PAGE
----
RONALD MCDONALD- Draw on, my unfortunate fellow. Your breath will not be taken lightly.


RONALD MCDONALD- Perfectly close enough.

Monday, January 28, 2013

envelope licking blues

             I remember being very young, and what that meant, then, being as young as I was. And, after a fashion, I resolved myself to fighting my own battles instead of the battles of others. Unfortunately, I misunderstood myself, and thought I was telling myself to fight my own ballets. It’s strange to think how different things could have been.
            It was an overcast January day when I figured it was about time to stop talking to just myself, so I wandered out into the streets on the gray sidewalks under a sky that was almost describable as cobalt, but not quite. There wasn’t enough rain going on to soak you, just coat your clothes with a thin layer of damp. 
            I bought a clown nose at an antique shop which was run by a retired comedian. This wasn’t the best of times for me. I was beyond down and my luck was the color of steamed artichoke leaves. Nothing I did worked out, and I was sad all the time. It doesn’t matter. It could’ve been worse: I could’ve been a standup comedian.
            There’s champagne in my coffee. The stir of mixed emotional makeup drinks away the fanciest of subliminal tides. I do not know what difference a heart of palm would make. Disorientation is the price I keep paying for these humdrum dalliances. The most au courant way to not behave, idly, with the worst stomachache in the world. Rummaging through creosote and gravel terrain, I get what’s never coming. What’s really the matter is a rough-stuff tumble with bad guys. Amaretto will do until the mixers arrive, with somebody else’s wife. Socializing is for the sane and competent.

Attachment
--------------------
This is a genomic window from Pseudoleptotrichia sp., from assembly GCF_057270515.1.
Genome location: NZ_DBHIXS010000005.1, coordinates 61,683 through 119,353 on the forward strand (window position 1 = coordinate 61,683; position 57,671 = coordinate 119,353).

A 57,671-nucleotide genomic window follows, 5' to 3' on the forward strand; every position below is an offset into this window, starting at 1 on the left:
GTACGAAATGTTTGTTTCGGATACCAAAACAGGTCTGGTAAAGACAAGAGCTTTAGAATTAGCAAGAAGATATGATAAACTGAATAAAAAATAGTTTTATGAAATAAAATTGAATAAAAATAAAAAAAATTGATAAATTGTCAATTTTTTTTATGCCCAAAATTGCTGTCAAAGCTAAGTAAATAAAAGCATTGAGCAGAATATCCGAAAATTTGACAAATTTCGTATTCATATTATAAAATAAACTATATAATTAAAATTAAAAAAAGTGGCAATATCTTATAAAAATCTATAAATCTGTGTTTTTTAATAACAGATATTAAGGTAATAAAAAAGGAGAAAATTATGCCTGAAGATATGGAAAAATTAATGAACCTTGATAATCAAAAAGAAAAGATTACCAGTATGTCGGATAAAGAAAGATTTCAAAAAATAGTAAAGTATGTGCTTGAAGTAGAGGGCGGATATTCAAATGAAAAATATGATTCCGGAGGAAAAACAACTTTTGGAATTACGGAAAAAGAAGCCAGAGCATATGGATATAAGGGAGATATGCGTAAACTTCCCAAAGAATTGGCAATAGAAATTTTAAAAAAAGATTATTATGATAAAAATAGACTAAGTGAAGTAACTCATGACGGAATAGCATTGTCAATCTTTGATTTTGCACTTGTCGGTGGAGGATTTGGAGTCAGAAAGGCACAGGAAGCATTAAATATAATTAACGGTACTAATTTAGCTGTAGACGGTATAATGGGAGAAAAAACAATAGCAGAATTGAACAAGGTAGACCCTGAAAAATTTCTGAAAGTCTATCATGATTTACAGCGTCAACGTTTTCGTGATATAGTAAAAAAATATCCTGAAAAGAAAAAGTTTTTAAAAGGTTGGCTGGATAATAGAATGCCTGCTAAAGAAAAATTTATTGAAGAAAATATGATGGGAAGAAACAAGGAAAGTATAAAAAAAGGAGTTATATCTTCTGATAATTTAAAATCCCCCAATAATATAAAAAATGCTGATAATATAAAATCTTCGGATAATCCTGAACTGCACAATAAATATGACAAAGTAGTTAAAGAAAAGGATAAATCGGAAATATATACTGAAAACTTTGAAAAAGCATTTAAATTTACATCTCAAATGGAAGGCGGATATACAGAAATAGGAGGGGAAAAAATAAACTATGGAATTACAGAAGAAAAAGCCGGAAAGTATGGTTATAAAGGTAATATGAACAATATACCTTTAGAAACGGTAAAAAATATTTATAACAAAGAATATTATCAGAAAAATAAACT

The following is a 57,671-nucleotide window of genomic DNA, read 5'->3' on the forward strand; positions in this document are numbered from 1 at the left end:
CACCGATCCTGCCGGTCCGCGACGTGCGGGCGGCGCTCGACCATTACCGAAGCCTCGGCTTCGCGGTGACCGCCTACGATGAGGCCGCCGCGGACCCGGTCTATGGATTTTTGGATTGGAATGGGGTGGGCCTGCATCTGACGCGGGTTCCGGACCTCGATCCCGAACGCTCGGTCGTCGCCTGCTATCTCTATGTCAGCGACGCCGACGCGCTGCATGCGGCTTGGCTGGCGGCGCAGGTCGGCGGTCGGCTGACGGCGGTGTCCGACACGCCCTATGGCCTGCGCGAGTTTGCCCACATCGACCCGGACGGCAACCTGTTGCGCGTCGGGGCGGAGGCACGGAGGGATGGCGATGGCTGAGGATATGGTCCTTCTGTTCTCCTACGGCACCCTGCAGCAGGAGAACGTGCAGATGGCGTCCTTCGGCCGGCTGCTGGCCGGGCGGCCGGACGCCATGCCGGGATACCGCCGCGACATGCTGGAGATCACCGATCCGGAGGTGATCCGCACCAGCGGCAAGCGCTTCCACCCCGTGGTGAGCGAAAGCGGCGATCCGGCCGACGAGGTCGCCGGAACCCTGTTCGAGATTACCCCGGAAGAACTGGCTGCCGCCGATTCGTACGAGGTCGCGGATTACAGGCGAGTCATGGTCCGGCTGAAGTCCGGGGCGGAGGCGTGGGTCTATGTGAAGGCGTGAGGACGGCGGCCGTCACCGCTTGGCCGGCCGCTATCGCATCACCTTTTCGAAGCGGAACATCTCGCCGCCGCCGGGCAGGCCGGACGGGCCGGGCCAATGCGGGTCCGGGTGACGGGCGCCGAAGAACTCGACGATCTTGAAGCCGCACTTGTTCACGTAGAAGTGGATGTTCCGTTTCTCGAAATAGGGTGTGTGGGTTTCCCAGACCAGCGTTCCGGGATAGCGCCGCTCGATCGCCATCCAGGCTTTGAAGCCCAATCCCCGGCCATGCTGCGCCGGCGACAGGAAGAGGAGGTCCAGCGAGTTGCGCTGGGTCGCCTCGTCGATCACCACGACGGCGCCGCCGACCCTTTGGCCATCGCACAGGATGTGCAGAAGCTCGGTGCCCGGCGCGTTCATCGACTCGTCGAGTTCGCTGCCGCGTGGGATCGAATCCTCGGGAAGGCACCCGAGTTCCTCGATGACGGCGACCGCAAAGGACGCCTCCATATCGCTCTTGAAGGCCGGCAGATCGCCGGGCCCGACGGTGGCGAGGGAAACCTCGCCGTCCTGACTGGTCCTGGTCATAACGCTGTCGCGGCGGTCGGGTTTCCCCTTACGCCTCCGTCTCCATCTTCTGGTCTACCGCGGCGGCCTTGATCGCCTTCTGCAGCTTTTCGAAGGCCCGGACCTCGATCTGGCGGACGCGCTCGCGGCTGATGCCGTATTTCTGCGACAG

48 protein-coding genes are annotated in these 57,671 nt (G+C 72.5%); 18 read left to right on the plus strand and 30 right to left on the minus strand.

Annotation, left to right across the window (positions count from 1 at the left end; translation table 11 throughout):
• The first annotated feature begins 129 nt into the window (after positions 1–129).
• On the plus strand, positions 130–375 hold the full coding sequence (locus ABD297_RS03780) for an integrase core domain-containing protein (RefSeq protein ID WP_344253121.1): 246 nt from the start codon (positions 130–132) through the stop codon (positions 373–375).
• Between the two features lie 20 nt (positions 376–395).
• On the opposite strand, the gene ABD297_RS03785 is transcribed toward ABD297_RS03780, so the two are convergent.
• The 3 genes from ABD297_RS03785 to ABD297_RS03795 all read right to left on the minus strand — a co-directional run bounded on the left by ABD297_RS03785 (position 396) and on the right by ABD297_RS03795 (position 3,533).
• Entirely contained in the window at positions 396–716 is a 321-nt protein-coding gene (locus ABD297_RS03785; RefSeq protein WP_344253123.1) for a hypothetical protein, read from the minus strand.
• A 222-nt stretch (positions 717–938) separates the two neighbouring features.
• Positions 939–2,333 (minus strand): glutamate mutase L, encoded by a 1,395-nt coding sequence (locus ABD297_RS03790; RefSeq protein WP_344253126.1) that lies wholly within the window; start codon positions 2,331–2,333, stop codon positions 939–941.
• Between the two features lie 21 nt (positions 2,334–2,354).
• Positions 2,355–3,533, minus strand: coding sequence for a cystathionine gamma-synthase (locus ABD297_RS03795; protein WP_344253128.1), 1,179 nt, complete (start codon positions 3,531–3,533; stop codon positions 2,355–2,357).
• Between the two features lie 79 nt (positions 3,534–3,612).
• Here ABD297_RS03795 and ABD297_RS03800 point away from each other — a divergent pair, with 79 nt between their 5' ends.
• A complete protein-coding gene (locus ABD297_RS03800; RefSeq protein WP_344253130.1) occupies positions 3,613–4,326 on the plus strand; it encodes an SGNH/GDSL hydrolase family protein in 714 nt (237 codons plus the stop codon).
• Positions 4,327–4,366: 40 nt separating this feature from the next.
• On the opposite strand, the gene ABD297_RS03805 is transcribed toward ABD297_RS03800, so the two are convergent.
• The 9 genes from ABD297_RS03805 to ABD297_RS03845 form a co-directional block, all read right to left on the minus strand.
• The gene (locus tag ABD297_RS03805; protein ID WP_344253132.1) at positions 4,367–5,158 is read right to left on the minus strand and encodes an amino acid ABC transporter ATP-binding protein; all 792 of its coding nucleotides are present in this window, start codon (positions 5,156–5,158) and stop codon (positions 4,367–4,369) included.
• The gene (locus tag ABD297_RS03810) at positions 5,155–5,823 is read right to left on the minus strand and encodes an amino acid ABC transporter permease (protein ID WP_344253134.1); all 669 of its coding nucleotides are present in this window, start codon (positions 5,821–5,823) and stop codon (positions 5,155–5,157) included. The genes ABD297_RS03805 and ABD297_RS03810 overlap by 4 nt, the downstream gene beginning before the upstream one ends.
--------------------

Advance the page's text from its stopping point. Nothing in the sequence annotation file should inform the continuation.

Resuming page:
The tuba player is screaming clichés at robins. Tell him to shut it, I’d say. Tell him to nullify his triteness with cream and sugar. I won’t say it though. I will keep it to myself.
            Off to the land of dead cigarette butts, for what it is not. Crushed, and so telling it all like it is not, as well. I will stop answering my own questions. It’s been six days since I’ve fallen out of love.
            The scoundrels are flabbergasted at the ordeal of planning outrages against lamppost-tied couches on the sidewalk. A lamp herder dismisses them with a, “Curses,” over his breath. Their eyes are swept with bottle gazing. Bovine heat lamps stay true to their colors.
            In the time between (the chords nobody hears) I spoke the wheel of my thoughts with arrows. Lazy bazookas, halo-happy rejoinders quipped in an archaic fashion, chumpy hearts washed from candy-cane striped sleeves. I believe in polished ambition scrubbed with gutter water and boric acid. I am going to wade out to where they have gold carrots.
            And now, this: (“Some people just smell like pee-pee, dear.”)